9,167 research outputs found

    A Tran-Atlantic Condominium of Democratic power: the grand design for a post-war order in french policy at the Paris Peace Conference

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    This article offers a new interpretation of French policy at the Paris Peace Conference in 1919. Based on a close reading of the archival record generated by the government of Georges Clemenceau, it argues that the bases of French policy at the Conference have been misunderstood. For the past century the majority of scholars writing about this period have accepted the standard interpretation that premier Clemenceau and his advisors were committed practitioners of Realpolitik who aimed above all at the destruction of German power. The 'realism' of the French post-war vision is typically placed in opposition to the more idealistic post-war visions of the British and especially the American delegations. This essay rejects this standard view. It argues instead that the Clemenceau government's peace programme was based on a Transatlantic vision of post-war order. This vision was based on a fascinating combination of presumed ideological affinities and common common economic and strategic interests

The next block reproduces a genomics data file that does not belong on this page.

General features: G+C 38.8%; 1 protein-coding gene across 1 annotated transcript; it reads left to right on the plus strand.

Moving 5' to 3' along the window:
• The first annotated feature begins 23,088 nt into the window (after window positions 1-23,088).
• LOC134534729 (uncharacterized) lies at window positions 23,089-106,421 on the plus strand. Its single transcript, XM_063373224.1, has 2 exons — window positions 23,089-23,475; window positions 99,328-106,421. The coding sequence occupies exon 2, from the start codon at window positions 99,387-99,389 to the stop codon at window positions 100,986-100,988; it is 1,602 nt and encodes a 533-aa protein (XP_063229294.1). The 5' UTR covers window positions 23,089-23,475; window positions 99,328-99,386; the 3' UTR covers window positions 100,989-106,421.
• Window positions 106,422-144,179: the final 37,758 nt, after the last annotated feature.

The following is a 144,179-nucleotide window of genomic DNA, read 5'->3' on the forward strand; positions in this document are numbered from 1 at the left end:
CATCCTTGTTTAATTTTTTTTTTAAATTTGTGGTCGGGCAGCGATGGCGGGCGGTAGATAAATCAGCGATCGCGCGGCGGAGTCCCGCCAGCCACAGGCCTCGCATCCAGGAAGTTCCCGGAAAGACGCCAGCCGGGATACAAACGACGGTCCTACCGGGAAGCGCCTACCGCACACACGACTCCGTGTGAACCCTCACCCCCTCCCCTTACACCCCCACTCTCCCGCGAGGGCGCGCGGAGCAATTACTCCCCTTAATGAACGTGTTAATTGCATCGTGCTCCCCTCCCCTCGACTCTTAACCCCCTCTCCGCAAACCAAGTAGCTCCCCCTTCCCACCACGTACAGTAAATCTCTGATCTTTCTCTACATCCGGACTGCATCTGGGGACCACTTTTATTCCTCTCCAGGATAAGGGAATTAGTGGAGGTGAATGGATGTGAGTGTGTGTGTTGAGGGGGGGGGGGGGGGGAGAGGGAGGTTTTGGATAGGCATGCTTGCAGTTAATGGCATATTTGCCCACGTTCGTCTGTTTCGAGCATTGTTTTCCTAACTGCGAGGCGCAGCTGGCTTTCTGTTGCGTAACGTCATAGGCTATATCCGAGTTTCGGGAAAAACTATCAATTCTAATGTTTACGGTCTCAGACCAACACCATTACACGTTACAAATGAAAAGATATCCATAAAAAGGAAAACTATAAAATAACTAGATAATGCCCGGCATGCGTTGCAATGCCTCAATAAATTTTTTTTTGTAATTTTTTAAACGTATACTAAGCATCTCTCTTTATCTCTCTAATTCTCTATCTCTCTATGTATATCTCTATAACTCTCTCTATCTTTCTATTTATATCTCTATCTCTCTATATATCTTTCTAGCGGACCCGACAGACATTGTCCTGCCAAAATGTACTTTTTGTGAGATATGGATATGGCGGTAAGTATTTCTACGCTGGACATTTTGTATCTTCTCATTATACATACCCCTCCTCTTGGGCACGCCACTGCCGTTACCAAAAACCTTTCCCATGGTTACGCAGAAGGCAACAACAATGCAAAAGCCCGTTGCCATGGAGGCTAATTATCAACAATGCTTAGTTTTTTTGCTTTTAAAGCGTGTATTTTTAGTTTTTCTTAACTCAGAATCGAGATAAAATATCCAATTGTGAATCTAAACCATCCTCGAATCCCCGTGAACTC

PAC Spending and Roll Call Voting in the U.S. House: An Empirical Extension

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    This paper expands the investigation of how PAC spending affects the roll call voting behavior to the U.S. House of Representatives. Using a theoretical framework which draws on the voting literature, we develop two models that explain Representatives' voting behavior in a pre-PAC and post-PAC world. We find weak support for a Downsian view of voting participation in the first model, and strong support for the alteration of voting incentives resulting from PAC spending in the second model. These results are consistent with earlier findings that investigate Senate behavior.

    A Critique of Wolak’s Evaluation of the NZ Electricity Market: The Incentive to Exercise Market Power with Elastic Demand and Transmission Loss

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    This paper is the second in a symposium of papers that examine the 2009 report by Frank Wolak into the New Zealand electricity market. In this paper, we discuss the Report’s measures of the ability and incentives of generators to exercise unilateral market power. We show that the construction and interpretation of these measures are highly sensitive to some key assumptions, particularly those concerning the elasticity of demand for electricity in the wholesale market and the amount of transmission loss on the national grid.Wolak Report; electricity markets; market power

    Infection prevention as "a show": a qualitative study of nurses' infection prevention behaviours